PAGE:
Milk cooling efficiency
- The primary milk cooling system should use about two to three times as much water for the volume of milk cooled. If there is a continuous flow of water when milk is coming through the cooler intermittently, more water is being used than necessary. To cut this water use, a solenoid valve can be installed at the inlet to the cooler and linked to the milk pump, or a variable flow drive so water and milk flow match.
- Use correct flow rates through the plate cooler – two to three litres to every one litre of milk. Increasing water volume does not decrease water temperature. To check the ratio click here.
- Ensure the plate cooler is serviced regularly and has adequate pumps and water storage to function efficiently. Cleaning and improving the efficiency of plate cooling will require the services of a technician who can align the plate’s spacings correctly.
- Pre-cooling water before it enters the shed can improve water use efficiency as less water is needed to cool milk. Click here for more information on milk cooling systems.
Reducing plant and vat wash water
- Ensure all refill tanks and cylinders have an automatic shut-off to avoid overflows. Toilet cisterns or trough floats have been used as proven refill and shut off options.
- Consider heat exchange or pre-heating to improve energy efficiency.
- Seek advice from your detergent rep on litres required for hot/cold wash options.
- Hot water used for plant clean-up can be reused for any cleaning around the dairy shed (e.g. washing out buckets) saving electricity as well as water.
Improving yard washing efficiency
- On warm, sunny days, pre-wet the yard with a hose or sprinkler to help prevent dung from sticking.
- Use a scraper or a chain (inside an old yard hose) on the backing gate to break up dung before hosing.
- Wash the yard after each milking.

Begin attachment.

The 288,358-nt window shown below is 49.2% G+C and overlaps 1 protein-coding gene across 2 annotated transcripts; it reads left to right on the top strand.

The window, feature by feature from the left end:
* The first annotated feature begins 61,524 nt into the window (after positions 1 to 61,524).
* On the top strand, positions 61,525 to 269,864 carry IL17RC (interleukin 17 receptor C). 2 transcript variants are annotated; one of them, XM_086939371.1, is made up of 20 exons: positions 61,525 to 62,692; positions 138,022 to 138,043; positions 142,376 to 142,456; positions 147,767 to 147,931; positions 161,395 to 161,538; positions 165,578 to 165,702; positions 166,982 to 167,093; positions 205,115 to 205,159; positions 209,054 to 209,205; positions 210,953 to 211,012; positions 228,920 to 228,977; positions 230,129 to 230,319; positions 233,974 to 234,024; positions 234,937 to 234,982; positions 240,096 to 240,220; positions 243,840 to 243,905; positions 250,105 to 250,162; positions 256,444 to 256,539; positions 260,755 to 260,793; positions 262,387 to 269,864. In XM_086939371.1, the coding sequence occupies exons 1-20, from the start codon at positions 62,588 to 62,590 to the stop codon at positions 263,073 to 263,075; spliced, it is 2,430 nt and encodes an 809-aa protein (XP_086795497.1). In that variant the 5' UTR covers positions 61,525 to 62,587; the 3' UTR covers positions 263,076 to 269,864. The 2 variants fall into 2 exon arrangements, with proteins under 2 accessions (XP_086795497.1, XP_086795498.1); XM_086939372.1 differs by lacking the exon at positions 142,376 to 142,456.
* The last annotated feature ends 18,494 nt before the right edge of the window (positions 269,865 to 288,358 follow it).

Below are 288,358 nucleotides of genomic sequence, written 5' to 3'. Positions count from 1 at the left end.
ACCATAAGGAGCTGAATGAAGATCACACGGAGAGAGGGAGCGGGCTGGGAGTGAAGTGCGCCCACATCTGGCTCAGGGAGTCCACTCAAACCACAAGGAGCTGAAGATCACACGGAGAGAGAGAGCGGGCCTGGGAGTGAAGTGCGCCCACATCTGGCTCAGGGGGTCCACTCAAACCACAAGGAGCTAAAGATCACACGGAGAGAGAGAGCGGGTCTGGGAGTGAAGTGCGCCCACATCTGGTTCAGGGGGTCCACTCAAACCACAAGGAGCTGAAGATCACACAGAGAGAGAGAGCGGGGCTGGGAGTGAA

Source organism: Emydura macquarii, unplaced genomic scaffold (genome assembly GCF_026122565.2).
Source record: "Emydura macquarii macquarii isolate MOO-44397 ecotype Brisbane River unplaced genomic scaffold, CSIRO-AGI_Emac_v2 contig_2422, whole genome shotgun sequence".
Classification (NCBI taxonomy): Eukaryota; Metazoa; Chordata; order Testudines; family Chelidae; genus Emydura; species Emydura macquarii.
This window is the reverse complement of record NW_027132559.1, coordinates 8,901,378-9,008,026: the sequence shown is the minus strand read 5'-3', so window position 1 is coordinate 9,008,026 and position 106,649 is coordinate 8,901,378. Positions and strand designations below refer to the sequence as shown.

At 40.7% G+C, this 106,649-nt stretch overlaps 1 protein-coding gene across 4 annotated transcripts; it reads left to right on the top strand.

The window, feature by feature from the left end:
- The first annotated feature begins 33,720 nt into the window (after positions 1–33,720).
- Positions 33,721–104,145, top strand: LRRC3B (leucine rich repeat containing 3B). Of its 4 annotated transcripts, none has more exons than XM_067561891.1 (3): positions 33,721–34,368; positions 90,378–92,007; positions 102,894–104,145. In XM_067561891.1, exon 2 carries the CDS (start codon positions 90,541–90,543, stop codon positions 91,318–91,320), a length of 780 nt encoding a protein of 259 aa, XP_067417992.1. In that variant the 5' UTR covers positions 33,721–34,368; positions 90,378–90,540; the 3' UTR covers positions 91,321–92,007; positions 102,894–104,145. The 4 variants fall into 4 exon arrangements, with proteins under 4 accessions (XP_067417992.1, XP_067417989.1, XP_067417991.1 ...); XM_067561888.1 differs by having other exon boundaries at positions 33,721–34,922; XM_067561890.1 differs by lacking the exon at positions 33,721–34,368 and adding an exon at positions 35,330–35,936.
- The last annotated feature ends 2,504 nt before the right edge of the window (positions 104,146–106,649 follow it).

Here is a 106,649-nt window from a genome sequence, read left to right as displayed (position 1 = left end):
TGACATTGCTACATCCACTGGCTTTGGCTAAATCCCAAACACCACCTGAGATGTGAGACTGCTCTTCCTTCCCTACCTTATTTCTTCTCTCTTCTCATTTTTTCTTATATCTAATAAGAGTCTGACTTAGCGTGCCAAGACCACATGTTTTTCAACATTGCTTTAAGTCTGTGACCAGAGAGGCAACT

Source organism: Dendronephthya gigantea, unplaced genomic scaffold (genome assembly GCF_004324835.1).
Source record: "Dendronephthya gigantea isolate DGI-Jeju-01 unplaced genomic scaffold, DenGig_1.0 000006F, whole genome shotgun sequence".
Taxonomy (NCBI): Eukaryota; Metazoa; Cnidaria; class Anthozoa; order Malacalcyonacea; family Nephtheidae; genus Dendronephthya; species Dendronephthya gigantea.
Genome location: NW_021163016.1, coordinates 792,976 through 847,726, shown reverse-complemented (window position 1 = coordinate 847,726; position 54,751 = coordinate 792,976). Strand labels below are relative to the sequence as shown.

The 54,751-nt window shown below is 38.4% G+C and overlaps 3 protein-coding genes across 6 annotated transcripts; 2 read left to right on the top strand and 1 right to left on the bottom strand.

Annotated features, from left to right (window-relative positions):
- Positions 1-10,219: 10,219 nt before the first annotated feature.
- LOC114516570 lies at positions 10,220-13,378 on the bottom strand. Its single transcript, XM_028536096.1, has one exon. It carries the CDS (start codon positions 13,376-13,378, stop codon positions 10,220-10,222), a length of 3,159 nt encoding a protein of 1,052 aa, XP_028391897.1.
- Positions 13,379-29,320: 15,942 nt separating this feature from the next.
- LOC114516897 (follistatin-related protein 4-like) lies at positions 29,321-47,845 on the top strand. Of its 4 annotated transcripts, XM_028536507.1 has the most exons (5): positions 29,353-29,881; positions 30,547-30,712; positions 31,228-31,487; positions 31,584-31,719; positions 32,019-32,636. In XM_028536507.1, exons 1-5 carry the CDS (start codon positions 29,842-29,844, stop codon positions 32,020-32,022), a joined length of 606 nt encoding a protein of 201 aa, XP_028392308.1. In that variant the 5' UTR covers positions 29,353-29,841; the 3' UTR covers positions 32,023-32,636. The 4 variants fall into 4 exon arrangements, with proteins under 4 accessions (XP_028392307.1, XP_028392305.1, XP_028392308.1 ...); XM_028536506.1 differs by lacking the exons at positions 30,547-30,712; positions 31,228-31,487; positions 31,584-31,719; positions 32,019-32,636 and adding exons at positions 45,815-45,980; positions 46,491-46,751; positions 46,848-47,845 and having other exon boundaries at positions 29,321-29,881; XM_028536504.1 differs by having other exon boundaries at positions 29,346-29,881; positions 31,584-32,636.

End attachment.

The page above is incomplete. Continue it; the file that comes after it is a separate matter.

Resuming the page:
- Work the hose water actively and close to the effluent.
- Hose the yard with high water volume under low pressure so you are pushing effluent not spraying it around.
- Include a timer setting on the yard wash down pump. Set a time standard for wash down and train staff to achieve it.
- Consider capturing excess cooler water (that would otherwise go to waste) in another tank or tipper drums for yard wash.
- Flood wash with greenwater recycled from the effluent pond. There are strict compliance requirements for this practice under the New Zealand Food Safety Authority’s Code of Practice for the Design and Operation of Farm Dairies (NZCP1). If you are recycling green water, get advice from your dairy company representative to ensure you are compliant with terms and conditions of supply.
Water saving tips
Liquid ring vacuum pumps
Half of the water from liquid ring vacuum pumps can be recycled (as long as the temperature is less than 40°C) and half captured for yard wash. Check the manufacturer’s specifications for your pump as the temperature of the water needs to remain below specific values.
Minimise the number of nozzles in the milking shed and consider using water blaster nozzles to reduce flows. Have smooth easy to clean surfaces in the dairy and use scrapers to wipe effluent off the rotary to speed up wash down. Consider air blasts or other methods such as floating plastic toys instead of water to get cows to back off.
Choosing the right system
Get water-use specifications from the manufacturer if installing a new system. Commercial yard washers and clean flood water washing are time efficient but can use a lot of water. Weigh up staff time, power costs and water use when choosing an efficient system for the milking shed.
Calculating effluent volumes
Reducing the volume of water used for yard wash down can significantly reduce effluent storage requirements. The Dairy Effluent Storage Calculator is a tool to determine the dairy effluent storage requirements for a dairy farm.
Capture and use rainwater
Rainwater from the dairy shed roof that drains onto the yard enters the effluent system. Capturing this rainwater by diverting the gutters into a tank reduces the volume of effluent you have to manage and store. It also provides water for yard wash-down which reduces the amount of fresh water required from your main supply.
Look out for overflows
Be vigilant to tanks or cylinders losing water and get everyone on farm into the habit of watching for problems. Installing an auto shut-off wherever possible will eliminate this risk of water loss.
Daily check on pressure of water at the taps and hoses
Low water pressure at taps and hoses can alert you to water loss in the system. On some farms, water pressure in the house may be affected by water use out on the farm. This can be a helpful sign any time day or night.
Floats in tanks should be set far enough down from the top that overflows are avoided. Check your tanks and make adjustments where necessary.
Recycle cooler water
If you have once-through cooler water in excess of what’s needed for yard wash-down, consider installing a tank close to the shed to store the excess. This water can be used later for yard wash-down or reticulated down the farm as stock water.